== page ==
Sigma Announces SD-1 DSLR

Camera Sep 21, 2010

 

The Sigma Corporation is pleased to announce the new SIGMA SD1 Digital SLR Camera, incorporating a 46 megapixel (4,800×3,200×3 layers) 24×16mm APS-C X3 direct image sensor.

The SIGMA SD1 is Sigma’s flagship digital SLR model, adopting a lightweight yet solid magnesium alloy for its body and O-ring sealing connections to make a weather-resistant design throughout for use in harsh conditions.

The SIGMA SD1 incorporates a 24×16mm APS-C X3 direct image sensor and dual “TRUE (Three-layer Responsive Ultimate Engine) II ”image processing engines. The combination of the 46 megapixel (4,800×3,200×3 layers) sensor and dual TRUE II processing engines ensure the high resolution images are processed quickly with high definition and a smooth and subtle graduation of color.

The SD1 is SIGMA’s latest digital SLR camera which meets high requirements of professional and enthusiast photographers for all types of photography.

 

sd-1.jpg

 

 

 

46 megapixel 24×16mm APS-C X3 Full-color image sensor

The 46 megapixel (4,800×3,200×3 layers) 24×16mm APS-C X3 direct image sensor featured in the Sigma SD1 captures all primary RGB colors at each and every pixel location, ensuring the capture of full and complete color. Using three silicon-embedded layers of photo detectors, stacked vertically to take advantage of silicon’s ability to absorb red, green and blue light at different respective depths, it efficiently reproduces color more accurately, and offers sharper resolution, pixel for pixel, than any conventional image sensor. Since color moiré is not generated, the use of a low-pass filter is not required, meaning light and color, generated by the 46 megapixel APS-C X3 direct image sensor is captured with a three-dimensional feel.

Dual TRUE II image processing engine

The SD1 incorporates a dual “TRUE (Three-layer Responsive Ultimate Engine) II ” image processing engine which improves the processing speed and overall quality of the final image. The unique image-processing algorithm provides high resolution power and reproduces high definition images with richly graduated tones.

CF card

The SD1 adopts the TYPE I CF Card. This camera is compatible with the UDMA enabling fast processing of large amounts of data. * It is not possible to use Microdrives and TYPE II CF cards.

11 point twin cross sensor

The autofocus system features an 11 point twin cross sensor. The shifted twin cross type sensor improves AF accuracy.

Magnesium body

The Sigma SD1 adopts a lightweight yet solid magnesium alloy body designed to withstand rough use and shocks in harsh conditions.

Weather-resistant design

Buttons and connections benefit from O-ring sealing connections to prevent dust and water getting inside the camera body.

Large, highly visible 3.0” TFT color LCD Monitor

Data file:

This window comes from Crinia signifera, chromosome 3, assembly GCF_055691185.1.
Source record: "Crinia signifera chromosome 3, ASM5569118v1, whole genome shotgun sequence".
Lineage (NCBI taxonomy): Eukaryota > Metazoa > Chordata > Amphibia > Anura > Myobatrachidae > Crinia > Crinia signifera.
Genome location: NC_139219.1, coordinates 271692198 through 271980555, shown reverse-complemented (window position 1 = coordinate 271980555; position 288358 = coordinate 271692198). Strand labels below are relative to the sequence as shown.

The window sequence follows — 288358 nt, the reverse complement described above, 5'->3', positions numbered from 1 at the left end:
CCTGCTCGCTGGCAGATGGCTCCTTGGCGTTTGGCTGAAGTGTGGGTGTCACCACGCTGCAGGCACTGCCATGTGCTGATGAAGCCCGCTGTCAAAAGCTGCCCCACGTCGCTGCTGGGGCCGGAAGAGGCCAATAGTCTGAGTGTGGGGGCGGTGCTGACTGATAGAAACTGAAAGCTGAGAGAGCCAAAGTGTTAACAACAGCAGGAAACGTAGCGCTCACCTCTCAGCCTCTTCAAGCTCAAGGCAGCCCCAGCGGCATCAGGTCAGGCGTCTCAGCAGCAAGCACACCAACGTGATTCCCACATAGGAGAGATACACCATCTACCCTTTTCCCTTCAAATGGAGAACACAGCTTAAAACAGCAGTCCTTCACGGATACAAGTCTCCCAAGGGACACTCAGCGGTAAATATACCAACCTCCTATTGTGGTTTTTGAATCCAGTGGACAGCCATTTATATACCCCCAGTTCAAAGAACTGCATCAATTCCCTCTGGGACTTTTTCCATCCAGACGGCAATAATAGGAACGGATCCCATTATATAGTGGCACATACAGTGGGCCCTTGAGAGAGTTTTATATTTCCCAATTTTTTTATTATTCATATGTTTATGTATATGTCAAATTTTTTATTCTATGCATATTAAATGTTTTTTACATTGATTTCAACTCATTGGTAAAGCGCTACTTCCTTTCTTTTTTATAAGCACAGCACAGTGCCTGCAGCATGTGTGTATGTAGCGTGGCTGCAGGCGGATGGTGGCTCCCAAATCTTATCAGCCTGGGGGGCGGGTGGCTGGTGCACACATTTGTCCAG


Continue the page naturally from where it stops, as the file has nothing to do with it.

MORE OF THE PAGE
The SD1 camera features a 3.0 inch TFT color monitor. This 460,000 pixel resolution LCD monitor benefits from a wide viewing angle, making it easy to check focusing and composition.

Optional lenses

The SD1 can be used with over 40 Sigma lenses such as ultra-wide, ultra-telephoto, macro and fisheyes which adopt the latest technology such as the FLD (“F” Low Dispersion) glass elements, which have the performance equal to fluorite glass, SLD glass, Aspherical lenses, Sigma’s own unique Optical Stabilizer function, Hyper Sonic Motor and Sigma’s Super Multi Layer Coating. They meet the various and demanding requirements of all types of photographers.

Specifications

sd-1-specs.jpg

My Thoughts

Sigma continues to develop the intriguing Foveon sensor which gives highly accurate color renditions. For those folks who are not familiar with Foveon X3, it is a sensor technology (now wholly owned by Sigma) that eschews the Bayer pattern used in every other camera in the universe in favor of a multi-layer design similar to the fovea in the human eye (hence Foveon). Three sensor layers (from the top down: blue, green, & red) capture full color information at each pixel without interpolation. This means more accurate color rendition and sharpness as blurriness caused by color interpolation is eliminated.

Another item to understand is Sigma’s claim to having a 46 megapixel sensor. This number, while technically true, can be a little misleading. The sensor in this camera does indeed have 46.1 million pixels, they are, however, divided into the three layers of the sensor (4800x3200x3). Taking the x3 out of the equation to determine the actual number of image pixels, you get 15.3 megapixels.

Sigma has been very diligent in developing this technology and we eagerly await a review sample to see the image quality improvements this model holds.

Sigma SD-1

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